Author: Sue Heavenrich Illustrator: David Clark Publisher: Charlesbridge, 2021 Age: 4-9 Themes: flies, counting, humorous non-fiction Opening:See image below
Summary: (from the publisher) Thirteen flies become tasty snacks in this clever reverse counting book about predators and prey. Science meets subtraction as a swarm of flies buzzes along, losing one member to each predator along the way. Includes a guide to eating bugs, complete with nutritional information for a single serving of flies.
I like this book because: the reaction! I just shared this book with a friend and former biologist and the look on her face reading the first page was priceless! disgust and laughter in the first paragraph! we were just talking about education reform, and THIS book epitomizes the approach we would like to see, coupling fun with learning! Solid facts with hilarious humor – and many other levels of practical knowledge. PERFECT!
Resources/activities: pick one of the 13 ways and delve deeper – choose the predator you like the most, and the one that grosses you out the most! And be sure to share your knowledge at the dinner table! Spring is here and so are other insects. Take a walk and note what plants they are attracted to and discuss why you think so; look it up to see if you are close with your assumptions. Make a fly puppet from an old sock (the one that lost its pair), buttons, some stuffing, and pipe cleaners.
For more Perfect Picture Book Friday picks with teacher/parent resources, check out the list on Susanna Hill’s blog HERE.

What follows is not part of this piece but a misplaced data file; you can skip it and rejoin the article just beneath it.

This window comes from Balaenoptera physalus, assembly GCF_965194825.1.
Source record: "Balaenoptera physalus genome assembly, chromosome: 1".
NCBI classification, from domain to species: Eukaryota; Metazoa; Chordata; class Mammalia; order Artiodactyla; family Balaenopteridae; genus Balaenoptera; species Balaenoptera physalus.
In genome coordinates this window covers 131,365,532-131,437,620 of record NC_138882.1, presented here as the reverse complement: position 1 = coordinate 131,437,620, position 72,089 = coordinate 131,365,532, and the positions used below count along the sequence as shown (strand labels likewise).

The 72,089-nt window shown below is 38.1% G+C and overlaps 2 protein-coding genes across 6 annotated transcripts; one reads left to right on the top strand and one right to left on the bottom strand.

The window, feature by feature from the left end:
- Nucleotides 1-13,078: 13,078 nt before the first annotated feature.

Author/Illustrator: Moe Bonneau Publisher: Sourcebooks, 2018 Age: 3-7 Themes: cats, boats, counting books Opening: Today I put on my boots and my coat, and seven bad cats jumped into my boat.
Summary: (from my library’s catalog) From one bad cat that eats from fish traps to seven that flip over the boat, a young girl tells, in rhyme, of an adventure at sea.
I like this book because: It’s delightful – best suited word I could find! Great read-aloud-ability despite near rhymes, a fun concept for a concept book, and cats! There is even an element of don’t-judge-a-book-by-it’s-cover added in for extra spice – isn’t that nice?
Resources/Activities: read a collection of counting books (like One Gorilla, a personal favorite ; use the books to look for and count items on one page that recur on others; identify the color scheme throughout the book.
For more Perfect Picture Book Friday picks with teacher/parent resources, check out the list on Susanna Hill’s blog HERE
Author/Illustrator: John Burningham Publisher: Candlewick Press, 1996 (originally published by Jonathon Cape, 1980) Age: 3-5 Themes: shopping, city life, problem solving Opening: “Run down to the store for me, will you, Steven, and buy six eggs, Five bananas, four apples, three oranges for the baby, two doughnuts, and a bag of chips for your snack. And leave this note at Number 25.” Summary: (from my library catalog) On his way home from a quick trip to the store, Steven encounters several marauding animals ready to relieve him of his goods.
Why I like this book: this book embodies what I love so much about John Burningham’s work: he incorporates something to learn without hitting kids over the head, gives a child character’s imagination full credit, and in the illustrations he also packs in humor and emotion in just the right amounts. Brilliant!
Resources/Activities: go shopping with a list; think about who might approach you wanting any of the items on your list and why; make a note of different scenes you pass along the way; did you forget anything on the list?
For more Perfect Picture Book picks with teacher/parent resources, check out the list on Susanna Hill’s blog HERE.